• [34] M. Mori, Roboto kontesuto no kyōiku teki igi (EducationalMeaning of Robot Contest), Gakushi Kaihō, 2001, 833, http://www.gakushikai.or.jp/magazine/archives/archives_833_2.htmlGoogle Scholar

  • [35] M. Mori, Robo-kon no ningen kyōikuteki igi (The Meaning of the ROBOT-CONTEST for the Human Education), Nihon Robot Gakkaishi, 2009, 27(9), 964-966Google Scholar

  • [36] M. Mori, Y. Shimoyama, Y. Tanaka, K. Mori, Robokon sūpa chūgakko: Hachinohe Sanchū no netto (Robot Contest, Super Junior High School: Enthusiasm at Hachinohe Third Junior High School), INAX Shuppan, Tokyo, 2000, 1-70Google Scholar

  • [37] M. Mori, Bukkyō Shinron (New Study on Buddhism), Kōsei Publishing Co. Ltd., Tokyo, 2013, 94Google Scholar

  • [38] S. Nagatomo, The logic of the Diamond Sūtra: A is not A, therefore it is A, Asian Philosophy, 2000, 10, 215Google Scholar

  • [39] J. Menefee, Dostoevsky and the Diamond Sūtra: Jack Kerouac’s Karamazov religion, Texas Studies in Literature and Language, 2011, 53, 431-454Google Scholar

  • [40] A. Martin, Pepper the robot to don Buddhist robe for its new funeral services role, The Japan Times, 2017, 16 August, https://www.japantimes.co.jp/news/2017/08/16/business/pepper-the-robot-to-don-buddhist-robe-for-its-new-funeralservices-role/Google Scholar

  • [41] L. Walker, Japan’s robot dogs get funerals as Sony looks away, Newsweek, 2015, 8 March, http://www.newsweek.com/japansrobot-dogs-get-funerals-sony-looks-away-312192Google Scholar

  • [42] E. Gotō, Fukanbun (Preface) to Mori, M., Bukkyō Shinron (New Essays on Buddhism), Kōsei huppansha, Tokyo, 2013, 1-5Google Scholar

  • [43] M. Mori, Y. Morita, Keisoku, Seigyo Kōgaku (Measurement and Instrumentation, Control Engineering), Hōsō Daigaku Kyōiku Shinkōkai (Air University), Tokyo, 1995, 1-238Google Scholar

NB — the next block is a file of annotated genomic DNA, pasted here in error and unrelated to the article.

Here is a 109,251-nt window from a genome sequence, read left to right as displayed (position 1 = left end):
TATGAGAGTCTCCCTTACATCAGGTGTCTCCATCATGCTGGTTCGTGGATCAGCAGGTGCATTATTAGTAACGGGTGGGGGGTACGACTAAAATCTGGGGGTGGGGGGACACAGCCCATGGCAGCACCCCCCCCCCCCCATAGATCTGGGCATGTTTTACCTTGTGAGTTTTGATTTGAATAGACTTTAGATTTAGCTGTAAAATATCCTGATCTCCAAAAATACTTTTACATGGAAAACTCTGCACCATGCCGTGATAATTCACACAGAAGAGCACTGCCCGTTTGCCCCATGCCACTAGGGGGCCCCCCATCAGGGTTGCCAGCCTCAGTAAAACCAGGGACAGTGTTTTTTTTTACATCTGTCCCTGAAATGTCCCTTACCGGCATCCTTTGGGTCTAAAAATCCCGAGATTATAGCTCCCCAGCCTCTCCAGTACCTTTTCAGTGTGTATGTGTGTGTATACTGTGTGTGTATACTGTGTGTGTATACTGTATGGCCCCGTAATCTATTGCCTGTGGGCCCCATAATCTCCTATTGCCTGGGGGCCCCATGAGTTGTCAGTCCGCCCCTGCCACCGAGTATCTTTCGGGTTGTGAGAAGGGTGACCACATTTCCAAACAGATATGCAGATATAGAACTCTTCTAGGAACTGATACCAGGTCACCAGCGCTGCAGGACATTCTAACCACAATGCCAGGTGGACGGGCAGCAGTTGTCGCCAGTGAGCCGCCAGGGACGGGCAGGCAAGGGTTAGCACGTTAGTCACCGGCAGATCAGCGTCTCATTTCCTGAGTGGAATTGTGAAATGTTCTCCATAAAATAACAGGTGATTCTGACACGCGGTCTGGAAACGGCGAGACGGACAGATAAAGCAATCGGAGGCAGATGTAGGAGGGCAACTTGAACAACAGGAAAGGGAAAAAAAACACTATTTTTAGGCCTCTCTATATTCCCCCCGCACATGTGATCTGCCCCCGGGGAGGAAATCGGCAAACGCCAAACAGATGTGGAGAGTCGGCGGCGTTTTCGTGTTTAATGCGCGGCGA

• [44] M. Mori, Kikai Buhin no Makuno Uchi Bentō: Roboto hakase no sōzō heno tobira (Lunch Box with Mechanical Parts: Dr. Robot’s door to Creativity), Ohmsha, Tokyo, 2003, 1-230Google Scholar

  • [45] M. Mori, Roboto Kōgaku to Ningen: Mirai no tameno roboto kōgaku (Robotics Philosophy and Human: Robotics Engineering for the Future Generation), Ohmsha, Tokyo, 2014, 1-410Google Scholar

  • [46] M. Mori, Mori Masahiro no Bukkyō Nyūmon (Mori Masahiro’s Introduction to Buddhism), Kōsei Shuppan, Tokyo, 2003, 1-284Google Scholar

  • [47] M. Mori, Oyako Bukkyō Nyūmon (Introduction to Buddhism for Parents-Children), Gentōsha, Tokyo, 2011, 1-240Google Scholar

  • [48] M. Mori, Ima wo Ikiteiku Chikara: Rokuharamitsu (Power to Live: Six Paramita), Kyoiku Hyōronsha, Tokyo, 2009, 1-141Google Scholar

  • [49] M. Mori, Bukkyō Shinron (New Essays on Buddhism), Kōsei Shuppansha, Tokyo, 2013, 1-264Google Scholar

  • [50] M. Mori, Ikimono no dezain: Mori Masahiro saiensu taidan (Biological Design: Conversation with Dr. Masahiro Mori), Nihon Keizai Shinbunsha, Tokyo, 1980, 1-229Google Scholar

  • [51] The Gateless Barrier: The Wu-Men Kuan (Mumonkan), translated and with commentary by R. Aitken, North Point Press, A division of Farrar, Straus and Giroux ebook, New York, 2015. Case 1: Chao-chou’s Dog reads, A monk asked Chao-chou, “Does the dog have Buddha nature or not?” Chao-chou said, “Mu.”, https://books.google.fr/books?id=JlkBCwAAQBAJ&pg=PA7&hl=ja&source=gbs_toc_r&cad=2#v=onepage&q&f=falseGoogle Scholar

  • [52] D. McDermott, What Matters to a Machine?, In: M. Anderson, S. L. Anderson (Eds.), Machine Ethics, Cambridge University Press, Cambridge, 2011, 88-114Google Scholar

About the article

Received: 2017-09-06

Accepted: 2018-03-01

Published Online: 2018-05-15

Citation Information: Paladyn, Journal of Behavioral Robotics, Volume 9, Issue 1, Pages 72–81, ISSN (Online) 2081-4836, DOI: https://doi.org/10.1515/pjbr-2018-0004.

Export Citation

© 2018 Takeshi Kimura. This work is licensed under the Creative Commons Attribution-NonCommercial-NoDerivatives 4.0 License. BY-NC-ND 4.0

Comments (0)

Please log in or register to comment.
Log in